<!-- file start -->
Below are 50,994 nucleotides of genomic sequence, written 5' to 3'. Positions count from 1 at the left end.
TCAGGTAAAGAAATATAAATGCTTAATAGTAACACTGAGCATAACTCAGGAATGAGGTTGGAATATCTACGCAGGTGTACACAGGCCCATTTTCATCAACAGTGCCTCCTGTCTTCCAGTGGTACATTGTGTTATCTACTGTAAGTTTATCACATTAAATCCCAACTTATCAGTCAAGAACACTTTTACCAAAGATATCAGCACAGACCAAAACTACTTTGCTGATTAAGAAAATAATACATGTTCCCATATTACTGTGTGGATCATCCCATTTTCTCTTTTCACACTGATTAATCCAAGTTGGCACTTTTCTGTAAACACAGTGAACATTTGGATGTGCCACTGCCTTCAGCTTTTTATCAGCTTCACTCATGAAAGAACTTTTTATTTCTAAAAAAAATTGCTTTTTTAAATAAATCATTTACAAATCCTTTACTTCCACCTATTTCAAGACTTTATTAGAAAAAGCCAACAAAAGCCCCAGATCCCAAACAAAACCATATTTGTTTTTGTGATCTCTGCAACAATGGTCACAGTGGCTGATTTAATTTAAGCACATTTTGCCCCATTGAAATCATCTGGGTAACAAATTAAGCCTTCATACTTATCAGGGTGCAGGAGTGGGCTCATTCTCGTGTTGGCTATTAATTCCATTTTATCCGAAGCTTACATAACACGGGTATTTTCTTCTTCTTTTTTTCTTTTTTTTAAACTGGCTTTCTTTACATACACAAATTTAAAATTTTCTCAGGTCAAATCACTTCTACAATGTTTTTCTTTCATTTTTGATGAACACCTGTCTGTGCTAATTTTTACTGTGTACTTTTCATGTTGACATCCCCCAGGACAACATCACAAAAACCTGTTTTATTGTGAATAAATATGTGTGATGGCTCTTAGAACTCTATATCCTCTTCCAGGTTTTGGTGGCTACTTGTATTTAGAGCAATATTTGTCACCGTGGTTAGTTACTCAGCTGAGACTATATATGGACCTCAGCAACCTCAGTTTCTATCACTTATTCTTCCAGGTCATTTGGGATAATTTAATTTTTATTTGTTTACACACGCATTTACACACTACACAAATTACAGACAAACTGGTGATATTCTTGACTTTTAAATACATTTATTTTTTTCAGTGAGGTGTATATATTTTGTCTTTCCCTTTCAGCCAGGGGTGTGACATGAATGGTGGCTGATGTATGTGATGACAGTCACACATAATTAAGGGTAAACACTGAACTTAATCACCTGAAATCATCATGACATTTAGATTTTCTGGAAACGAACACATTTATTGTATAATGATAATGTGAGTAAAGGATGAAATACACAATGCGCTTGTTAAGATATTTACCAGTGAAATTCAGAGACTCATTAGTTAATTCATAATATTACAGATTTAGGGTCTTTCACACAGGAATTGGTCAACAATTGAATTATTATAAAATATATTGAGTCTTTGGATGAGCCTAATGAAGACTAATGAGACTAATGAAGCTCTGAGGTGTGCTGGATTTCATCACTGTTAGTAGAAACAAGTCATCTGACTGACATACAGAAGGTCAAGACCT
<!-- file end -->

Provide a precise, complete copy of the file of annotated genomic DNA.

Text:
Below are 50,994 nucleotides of genomic sequence, written 5' to 3'. Positions count from 1 at the left end.
TCAGGTAAAGAAATATAAATGCTTAATAGTAACACTGAGCATAACTCAGGAATGAGGTTGGAATATCTACGCAGGTGTACACAGGCCCATTTTCATCAACAGTGCCTCCTGTCTTCCAGTGGTACATTGTGTTATCTACTGTAAGTTTATCACATTAAATCCCAACTTATCAGTCAAGAACACTTTTACCAAAGATATCAGCACAGACCAAAACTACTTTGCTGATTAAGAAAATAATACATGTTCCCATATTACTGTGTGGATCATCCCATTTTCTCTTTTCACACTGATTAATCCAAGTTGGCACTTTTCTGTAAACACAGTGAACATTTGGATGTGCCACTGCCTTCAGCTTTTTATCAGCTTCACTCATGAAAGAACTTTTTATTTCTAAAAAAAATTGCTTTTTTAAATAAATCATTTACAAATCCTTTACTTCCACCTATTTCAAGACTTTATTAGAAAAAGCCAACAAAAGCCCCAGATCCCAAACAAAACCATATTTGTTTTTGTGATCTCTGCAACAATGGTCACAGTGGCTGATTTAATTTAAGCACATTTTGCCCCATTGAAATCATCTGGGTAACAAATTAAGCCTTCATACTTATCAGGGTGCAGGAGTGGGCTCATTCTCGTGTTGGCTATTAATTCCATTTTATCCGAAGCTTACATAACACGGGTATTTTCTTCTTCTTTTTTTCTTTTTTTTAAACTGGCTTTCTTTACATACACAAATTTAAAATTTTCTCAGGTCAAATCACTTCTACAATGTTTTTCTTTCATTTTTGATGAACACCTGTCTGTGCTAATTTTTACTGTGTACTTTTCATGTTGACATCCCCCAGGACAACATCACAAAAACCTGTTTTATTGTGAATAAATATGTGTGATGGCTCTTAGAACTCTATATCCTCTTCCAGGTTTTGGTGGCTACTTGTATTTAGAGCAATATTTGTCACCGTGGTTAGTTACTCAGCTGAGACTATATATGGACCTCAGCAACCTCAGTTTCTATCACTTATTCTTCCAGGTCATTTGGGATAATTTAATTTTTATTTGTTTACACACGCATTTACACACTACACAAATTACAGACAAACTGGTGATATTCTTGACTTTTAAATACATTTATTTTTTTCAGTGAGGTGTATATATTTTGTCTTTCCCTTTCAGCCAGGGGTGTGACATGAATGGTGGCTGATGTATGTGATGACAGTCACACATAATTAAGGGTAAACACTGAACTTAATCACCTGAAATCATCATGACATTTAGATTTTCTGGAAACGAACACATTTATTGTATAATGATAATGTGAGTAAAGGATGAAATACACAATGCGCTTGTTAAGATATTTACCAGTGAAATTCAGAGACTCATTAGTTAATTCATAATATTACAGATTTAGGGTCTTTCACACAGGAATTGGTCAACAATTGAATTATTATAAAATATATTGAGTCTTTGGATGAGCCTAATGAAGACTAATGAGACTAATGAAGCTCTGAGGTGTGCTGGATTTCATCACTGTTAGTAGAAACAAGTCATCTGACTGACATACAGAAGGTCAAGACCT